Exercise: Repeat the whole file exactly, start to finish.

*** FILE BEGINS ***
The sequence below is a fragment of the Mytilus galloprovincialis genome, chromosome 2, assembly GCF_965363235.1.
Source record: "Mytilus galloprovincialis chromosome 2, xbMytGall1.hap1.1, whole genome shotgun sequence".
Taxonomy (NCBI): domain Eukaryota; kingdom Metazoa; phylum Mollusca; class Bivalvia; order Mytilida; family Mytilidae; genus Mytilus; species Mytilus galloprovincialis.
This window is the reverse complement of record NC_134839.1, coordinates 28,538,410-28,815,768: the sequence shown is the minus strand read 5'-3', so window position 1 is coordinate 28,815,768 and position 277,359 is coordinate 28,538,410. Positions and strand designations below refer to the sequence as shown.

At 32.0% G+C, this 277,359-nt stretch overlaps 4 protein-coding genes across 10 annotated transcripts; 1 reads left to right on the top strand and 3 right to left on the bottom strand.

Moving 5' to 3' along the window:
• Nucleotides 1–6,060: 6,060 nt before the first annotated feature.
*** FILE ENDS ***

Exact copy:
The sequence below is a fragment of the Mytilus galloprovincialis genome, chromosome 2, assembly GCF_965363235.1.
Source record: "Mytilus galloprovincialis chromosome 2, xbMytGall1.hap1.1, whole genome shotgun sequence".
Taxonomy (NCBI): domain Eukaryota; kingdom Metazoa; phylum Mollusca; class Bivalvia; order Mytilida; family Mytilidae; genus Mytilus; species Mytilus galloprovincialis.
This window is the reverse complement of record NC_134839.1, coordinates 28,538,410-28,815,768: the sequence shown is the minus strand read 5'-3', so window position 1 is coordinate 28,815,768 and position 277,359 is coordinate 28,538,410. Positions and strand designations below refer to the sequence as shown.

At 32.0% G+C, this 277,359-nt stretch overlaps 4 protein-coding genes across 10 annotated transcripts; 1 reads left to right on the top strand and 3 right to left on the bottom strand.

Moving 5' to 3' along the window:
• Nucleotides 1–6,060: 6,060 nt before the first annotated feature.